Clostridium difficile Infection

One major long-term goal of our program is to develop new and better treatments for C. difficile infection. Intestinal microbiota transplantation is remarkably successful in treating patients with this infection even when it cannot be cleared with any other standard treatments. Somehow our own microbiota can keep C. difficile in check. Therefore, we hope to harness the power of our own microbiome to solve this problem. We are actively working in these areas:

  1. Develop intestinal microbiota therapeutics that can be ultimately introduced into widespread clinical practice. Our group was first to publish a protocol for standardized preparation of fecal microbiota, including its cryopreservation for long-term storage (Hamilton et al., 2012). We are currently working on next-generation preparations that will be easier to store and deliver to patients. As we learn more about mechanisms of how fecal microbiota transplants work, we hope to develop preparations that will have even higher treatment potency.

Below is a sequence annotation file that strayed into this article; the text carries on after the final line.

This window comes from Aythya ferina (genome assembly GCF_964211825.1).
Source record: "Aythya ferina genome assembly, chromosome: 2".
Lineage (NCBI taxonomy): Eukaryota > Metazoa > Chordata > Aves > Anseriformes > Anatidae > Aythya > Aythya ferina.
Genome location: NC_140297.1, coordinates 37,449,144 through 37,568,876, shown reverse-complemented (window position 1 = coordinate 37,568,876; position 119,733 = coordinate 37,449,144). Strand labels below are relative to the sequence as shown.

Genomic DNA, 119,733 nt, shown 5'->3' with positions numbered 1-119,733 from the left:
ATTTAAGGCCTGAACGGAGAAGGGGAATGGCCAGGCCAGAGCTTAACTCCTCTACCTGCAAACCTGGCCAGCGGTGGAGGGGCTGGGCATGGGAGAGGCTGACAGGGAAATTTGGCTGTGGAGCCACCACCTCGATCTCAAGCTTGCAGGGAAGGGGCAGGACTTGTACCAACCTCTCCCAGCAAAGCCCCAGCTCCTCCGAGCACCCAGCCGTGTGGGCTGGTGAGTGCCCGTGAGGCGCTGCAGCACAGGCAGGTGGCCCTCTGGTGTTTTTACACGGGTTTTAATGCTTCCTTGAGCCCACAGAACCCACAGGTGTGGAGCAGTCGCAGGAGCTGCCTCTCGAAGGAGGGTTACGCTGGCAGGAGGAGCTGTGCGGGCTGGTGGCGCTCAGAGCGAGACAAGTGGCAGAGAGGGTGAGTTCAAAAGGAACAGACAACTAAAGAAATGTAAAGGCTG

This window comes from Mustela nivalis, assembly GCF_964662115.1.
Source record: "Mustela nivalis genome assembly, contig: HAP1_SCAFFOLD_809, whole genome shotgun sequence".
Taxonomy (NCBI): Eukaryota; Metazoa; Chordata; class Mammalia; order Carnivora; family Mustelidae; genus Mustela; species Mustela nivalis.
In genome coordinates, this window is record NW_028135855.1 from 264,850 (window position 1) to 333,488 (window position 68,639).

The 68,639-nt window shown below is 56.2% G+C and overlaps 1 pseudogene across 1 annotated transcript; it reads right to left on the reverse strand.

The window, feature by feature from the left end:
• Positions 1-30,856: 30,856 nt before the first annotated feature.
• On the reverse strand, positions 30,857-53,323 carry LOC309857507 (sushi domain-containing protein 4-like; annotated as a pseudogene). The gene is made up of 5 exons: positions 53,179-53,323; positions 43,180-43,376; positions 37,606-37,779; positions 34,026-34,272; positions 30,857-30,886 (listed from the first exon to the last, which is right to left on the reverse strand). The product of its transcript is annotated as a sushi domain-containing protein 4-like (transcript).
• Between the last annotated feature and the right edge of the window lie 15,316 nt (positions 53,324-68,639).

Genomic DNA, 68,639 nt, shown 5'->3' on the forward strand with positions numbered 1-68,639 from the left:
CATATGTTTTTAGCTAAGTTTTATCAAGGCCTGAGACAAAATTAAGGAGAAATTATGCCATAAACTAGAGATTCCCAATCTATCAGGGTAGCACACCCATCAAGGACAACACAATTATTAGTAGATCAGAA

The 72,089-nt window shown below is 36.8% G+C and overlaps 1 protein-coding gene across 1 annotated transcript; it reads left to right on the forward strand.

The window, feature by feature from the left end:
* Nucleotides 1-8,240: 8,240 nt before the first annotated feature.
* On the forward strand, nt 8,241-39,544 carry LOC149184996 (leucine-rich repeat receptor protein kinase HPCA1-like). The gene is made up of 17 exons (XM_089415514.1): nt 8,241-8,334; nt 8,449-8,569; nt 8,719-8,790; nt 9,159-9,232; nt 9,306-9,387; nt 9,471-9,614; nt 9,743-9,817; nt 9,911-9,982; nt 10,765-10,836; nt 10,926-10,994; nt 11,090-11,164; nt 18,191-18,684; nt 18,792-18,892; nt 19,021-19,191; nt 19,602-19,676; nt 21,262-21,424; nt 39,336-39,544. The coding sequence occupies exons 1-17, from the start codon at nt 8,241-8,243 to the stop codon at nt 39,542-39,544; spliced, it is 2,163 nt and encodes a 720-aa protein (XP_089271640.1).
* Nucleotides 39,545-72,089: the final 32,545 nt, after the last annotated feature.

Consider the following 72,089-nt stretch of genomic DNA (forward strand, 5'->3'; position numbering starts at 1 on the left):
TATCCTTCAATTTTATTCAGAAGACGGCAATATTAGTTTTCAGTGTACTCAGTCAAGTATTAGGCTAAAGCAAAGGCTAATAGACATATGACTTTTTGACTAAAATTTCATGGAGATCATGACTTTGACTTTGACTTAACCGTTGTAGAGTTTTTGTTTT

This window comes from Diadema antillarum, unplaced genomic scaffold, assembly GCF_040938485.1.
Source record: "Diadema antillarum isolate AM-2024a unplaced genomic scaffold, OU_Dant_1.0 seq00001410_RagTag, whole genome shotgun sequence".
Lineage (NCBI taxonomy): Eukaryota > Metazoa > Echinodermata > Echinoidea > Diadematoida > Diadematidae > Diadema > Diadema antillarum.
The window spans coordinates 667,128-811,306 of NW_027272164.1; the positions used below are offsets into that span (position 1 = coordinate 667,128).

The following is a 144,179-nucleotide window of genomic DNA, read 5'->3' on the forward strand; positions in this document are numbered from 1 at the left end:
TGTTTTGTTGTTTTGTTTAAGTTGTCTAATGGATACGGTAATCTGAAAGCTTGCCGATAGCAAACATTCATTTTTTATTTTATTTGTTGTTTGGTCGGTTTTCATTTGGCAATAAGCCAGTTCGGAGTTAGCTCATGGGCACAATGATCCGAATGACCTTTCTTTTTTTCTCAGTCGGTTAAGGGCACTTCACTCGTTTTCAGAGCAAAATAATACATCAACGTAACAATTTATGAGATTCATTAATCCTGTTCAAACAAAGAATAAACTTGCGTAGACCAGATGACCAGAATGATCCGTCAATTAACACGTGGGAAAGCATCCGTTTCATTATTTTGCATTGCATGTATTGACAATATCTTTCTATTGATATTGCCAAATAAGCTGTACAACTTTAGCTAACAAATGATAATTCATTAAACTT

2. Identify the mechanisms of how intestinal microbiota control C. difficile infection. Our group was the first to demonstrate that donor microbial communities engraft into patients with multiply recurrent C. difficile infections (Khoruts et al., 2010). We have since further built on this initial finding and demonstrated that the procedure leads to restoration of the normal distal gut microbial community structure (Hamilton et al., 2013; Shankar et al., 2014; Weingarden et al., 2014). In addition, we found that patients with multiply recurrent C. difficile infection become deficient in secondary bile acid metabolism, and the remaining (primary) bile acids in their intestines actually promote germination and growth of C. difficile bacteria. FMT restores the secondary bile acid metabolism, and the secondary bile acids are inhibitory to C. difficile (Weingarden et al., 2014). This mechanistic insight is now the foundation of a number of new initiatives in developing treatments for C. difficile infection.


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